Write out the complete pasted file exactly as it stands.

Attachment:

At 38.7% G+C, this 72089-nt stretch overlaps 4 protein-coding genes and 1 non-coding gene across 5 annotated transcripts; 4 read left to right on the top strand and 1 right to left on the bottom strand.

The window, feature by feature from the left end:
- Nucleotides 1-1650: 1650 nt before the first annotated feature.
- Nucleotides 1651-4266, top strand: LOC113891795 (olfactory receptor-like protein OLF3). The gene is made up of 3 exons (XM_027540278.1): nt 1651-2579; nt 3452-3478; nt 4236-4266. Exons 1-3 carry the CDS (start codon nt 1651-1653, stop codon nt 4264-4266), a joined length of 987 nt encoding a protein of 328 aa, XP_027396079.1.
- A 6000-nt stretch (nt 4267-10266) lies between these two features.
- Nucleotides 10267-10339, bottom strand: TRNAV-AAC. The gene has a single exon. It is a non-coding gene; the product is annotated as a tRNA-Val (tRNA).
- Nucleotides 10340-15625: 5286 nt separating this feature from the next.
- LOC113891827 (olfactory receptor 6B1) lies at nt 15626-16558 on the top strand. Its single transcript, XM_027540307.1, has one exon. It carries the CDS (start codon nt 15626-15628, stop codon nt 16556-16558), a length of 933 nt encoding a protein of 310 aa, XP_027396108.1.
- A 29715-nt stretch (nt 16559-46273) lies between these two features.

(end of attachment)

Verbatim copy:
At 38.7% G+C, this 72089-nt stretch overlaps 4 protein-coding genes and 1 non-coding gene across 5 annotated transcripts; 4 read left to right on the top strand and 1 right to left on the bottom strand.

The window, feature by feature from the left end:
- Nucleotides 1-1650: 1650 nt before the first annotated feature.
- Nucleotides 1651-4266, top strand: LOC113891795 (olfactory receptor-like protein OLF3). The gene is made up of 3 exons (XM_027540278.1): nt 1651-2579; nt 3452-3478; nt 4236-4266. Exons 1-3 carry the CDS (start codon nt 1651-1653, stop codon nt 4264-4266), a joined length of 987 nt encoding a protein of 328 aa, XP_027396079.1.
- A 6000-nt stretch (nt 4267-10266) lies between these two features.
- Nucleotides 10267-10339, bottom strand: TRNAV-AAC. The gene has a single exon. It is a non-coding gene; the product is annotated as a tRNA-Val (tRNA).
- Nucleotides 10340-15625: 5286 nt separating this feature from the next.
- LOC113891827 (olfactory receptor 6B1) lies at nt 15626-16558 on the top strand. Its single transcript, XM_027540307.1, has one exon. It carries the CDS (start codon nt 15626-15628, stop codon nt 16556-16558), a length of 933 nt encoding a protein of 310 aa, XP_027396108.1.
- A 29715-nt stretch (nt 16559-46273) lies between these two features.